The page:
Burlington County recycling officials urge ‘when in doubt, throw it out’

Officials say more than ¾ of Burlington County residents are recycling incorrectly.

Photo by Alison Lowery

By Kelly Flynn
The Sun

The problem facing the Burlington County Recycling Program is not participation.

With approximately 96 percent of residents putting out their recyclables each week, Burlington County Freeholder Director Kate Gibbs said there is no shortage of residents who are eager to recycle. The problem is that more than three-quarters of residents are recycling incorrectly.

“Almost every person is recycling and we need to make sure they’re doing it right,” Gibbs said.

Gibbs said the county’s shift to a single-stream recycling system in 2015 encouraged people to separate their recyclable and disposal materials, but as recycling mills continue to require lower contamination rates, the cost to sort and clean materials is rising. In 2018, it will cost Burlington County an additional $3 million to run its recycling program.

Previously, China, which consumes about half the world’s recycled paper and plastic, accepted materials with between 5 and 10 percent contamination. Within the last year, China announced it would no longer accept shipments with more than .5 percent contamination. If a container is rejected by China, it costs more than $100,000 to ship it back to the United States.

“This is a standard that no scrap industry anywhere has ever done this before at all,” said Wayne DeFeo, principal and founder of DeFeo Associates, an environmental consulting firm utilized by Burlington County.

The Burlington County Recycling Program sorts 350,000 pounds of paper, bottles, cans and cardboard into recyclable commodities each day. All 40 municipalities in Burlington County participate in the program at no cost to residents.

Photo by Alison Lowery

Recently, however, the Robert C. Shinn, Jr. Recycling Center, located in Westampton, has seen an increase in plastic bags, needles, batteries, pizza boxes and other materials that contaminate the stream.

DeFeo said the problem stems from several factors. He said packaging materials have changed drastically in the last 20 years. Coffee tins that were once made of steel are now made of fiber and paper that cannot be recycled.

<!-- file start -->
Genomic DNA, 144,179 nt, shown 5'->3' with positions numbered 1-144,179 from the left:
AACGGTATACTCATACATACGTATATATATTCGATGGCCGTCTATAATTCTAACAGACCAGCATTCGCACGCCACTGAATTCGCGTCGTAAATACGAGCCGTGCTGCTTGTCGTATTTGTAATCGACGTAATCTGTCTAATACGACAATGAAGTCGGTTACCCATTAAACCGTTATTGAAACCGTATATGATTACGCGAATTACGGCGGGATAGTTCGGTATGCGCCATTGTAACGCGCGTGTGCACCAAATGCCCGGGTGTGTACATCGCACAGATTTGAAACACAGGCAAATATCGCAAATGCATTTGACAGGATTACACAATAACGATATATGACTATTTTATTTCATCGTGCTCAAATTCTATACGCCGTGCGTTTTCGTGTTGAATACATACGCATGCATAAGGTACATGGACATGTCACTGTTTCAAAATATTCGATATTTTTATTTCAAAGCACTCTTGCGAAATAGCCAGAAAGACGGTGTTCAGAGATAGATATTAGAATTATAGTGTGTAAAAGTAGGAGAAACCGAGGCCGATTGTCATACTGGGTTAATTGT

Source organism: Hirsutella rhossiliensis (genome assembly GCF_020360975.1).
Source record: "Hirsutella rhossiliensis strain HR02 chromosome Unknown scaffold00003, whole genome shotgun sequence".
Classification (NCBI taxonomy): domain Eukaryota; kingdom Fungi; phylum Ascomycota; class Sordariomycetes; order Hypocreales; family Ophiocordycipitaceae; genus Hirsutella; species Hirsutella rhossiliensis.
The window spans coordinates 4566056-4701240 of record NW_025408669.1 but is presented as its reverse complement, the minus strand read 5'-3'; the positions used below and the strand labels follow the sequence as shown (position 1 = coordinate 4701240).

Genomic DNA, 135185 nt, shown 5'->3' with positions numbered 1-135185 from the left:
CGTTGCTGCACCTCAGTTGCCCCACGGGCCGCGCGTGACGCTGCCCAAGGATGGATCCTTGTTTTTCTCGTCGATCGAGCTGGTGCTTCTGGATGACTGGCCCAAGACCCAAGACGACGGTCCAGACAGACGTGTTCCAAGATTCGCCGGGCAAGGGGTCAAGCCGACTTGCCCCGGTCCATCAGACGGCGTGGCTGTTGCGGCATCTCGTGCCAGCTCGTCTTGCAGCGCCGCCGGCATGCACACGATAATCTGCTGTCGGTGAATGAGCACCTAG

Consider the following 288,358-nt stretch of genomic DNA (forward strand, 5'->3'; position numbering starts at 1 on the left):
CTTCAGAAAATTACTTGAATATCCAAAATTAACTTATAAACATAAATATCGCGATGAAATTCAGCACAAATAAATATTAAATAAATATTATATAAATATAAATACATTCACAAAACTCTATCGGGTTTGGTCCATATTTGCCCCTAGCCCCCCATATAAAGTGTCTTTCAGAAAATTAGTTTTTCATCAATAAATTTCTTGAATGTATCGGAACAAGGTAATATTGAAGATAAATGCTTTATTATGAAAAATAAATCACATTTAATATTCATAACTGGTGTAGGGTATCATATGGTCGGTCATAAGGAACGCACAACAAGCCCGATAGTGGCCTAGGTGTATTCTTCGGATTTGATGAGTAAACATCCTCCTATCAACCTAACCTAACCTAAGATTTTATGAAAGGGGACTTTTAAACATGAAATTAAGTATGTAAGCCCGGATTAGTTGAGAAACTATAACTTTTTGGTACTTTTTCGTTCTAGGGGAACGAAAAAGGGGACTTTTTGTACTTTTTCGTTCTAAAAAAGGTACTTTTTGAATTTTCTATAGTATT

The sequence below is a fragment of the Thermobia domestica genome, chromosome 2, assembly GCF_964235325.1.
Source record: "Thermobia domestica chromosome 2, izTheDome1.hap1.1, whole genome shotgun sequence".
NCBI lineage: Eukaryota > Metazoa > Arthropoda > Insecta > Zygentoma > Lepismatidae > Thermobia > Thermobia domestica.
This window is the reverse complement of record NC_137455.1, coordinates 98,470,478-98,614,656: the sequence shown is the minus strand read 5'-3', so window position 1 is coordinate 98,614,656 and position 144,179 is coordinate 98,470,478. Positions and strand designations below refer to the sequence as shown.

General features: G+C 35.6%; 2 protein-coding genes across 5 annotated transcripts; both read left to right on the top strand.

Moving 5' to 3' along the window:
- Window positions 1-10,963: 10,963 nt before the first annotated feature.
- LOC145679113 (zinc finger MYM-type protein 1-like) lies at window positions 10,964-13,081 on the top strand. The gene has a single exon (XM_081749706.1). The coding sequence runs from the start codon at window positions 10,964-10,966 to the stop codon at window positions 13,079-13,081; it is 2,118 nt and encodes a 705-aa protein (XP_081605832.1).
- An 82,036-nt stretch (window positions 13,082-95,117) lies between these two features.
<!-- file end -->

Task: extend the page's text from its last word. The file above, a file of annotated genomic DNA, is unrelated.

He said consumers are also inundated with inaccurate messaging. While many plastic bags bare a recycling symbol, in fact, plastic bags are not recyclable within the county’s program and can even jam up and cause damage to their machines. Additionally, he said while paper is one of the most prominently recycled materials, any paper that is wet or touches food is considered contaminated and therefore can’t be recycled.

“Getting people to do the right thing is just not easy,” DeFeo said. “It’s just not because they get confusing messages.”

DeFeo said some recycling programs in the nation are charging towns and counties $175 a ton to process contaminated materials because of the additional sorting and cleaning costs. He said the simple fact is that when people put out contaminated recycling, it costs more to clean.

“When people put the wrong thing in the wrong bin, they’re throwing their money in that bin,” DeFeo said.

Photo by Alison Lowery

Ann Moore, the county’s recycling coordinator, said Burlington County had the first regional recycling program in the state and because the county controls all phases of collection and processing, it is in a better position to have clean materials. She said right now the focus is educating people about what materials are actually recyclable.

In 2016, the county launched the Recycle Coach app, which is free to residents and allows them to search and determine what items can be recycled. Today, the app has more than 13,000 users in Burlington County.

She said they also get the word out through print brochures distributed to residents twice a year and by running a Public Service Announcement this July. She said for the first time this summer, the county audited six towns with employees and interns going out to perform curbside checks on people’s recycling. She said they haven’t compiled all of their data yet, but residents with contaminated recycling had their pickups tagged not to be picked up.

Photo by Alison Lowery

Gibbs said she encourages residents to download the app and check if a material is recyclable before putting it into the stream. She said because of the challenges the market is facing, it’s more important now than ever that their materials are pure and uncontaminated.

DeFeo said there’s one simple rule residents can follow to avoid contamination.

“When in doubt, throw it out,” DeFeo said.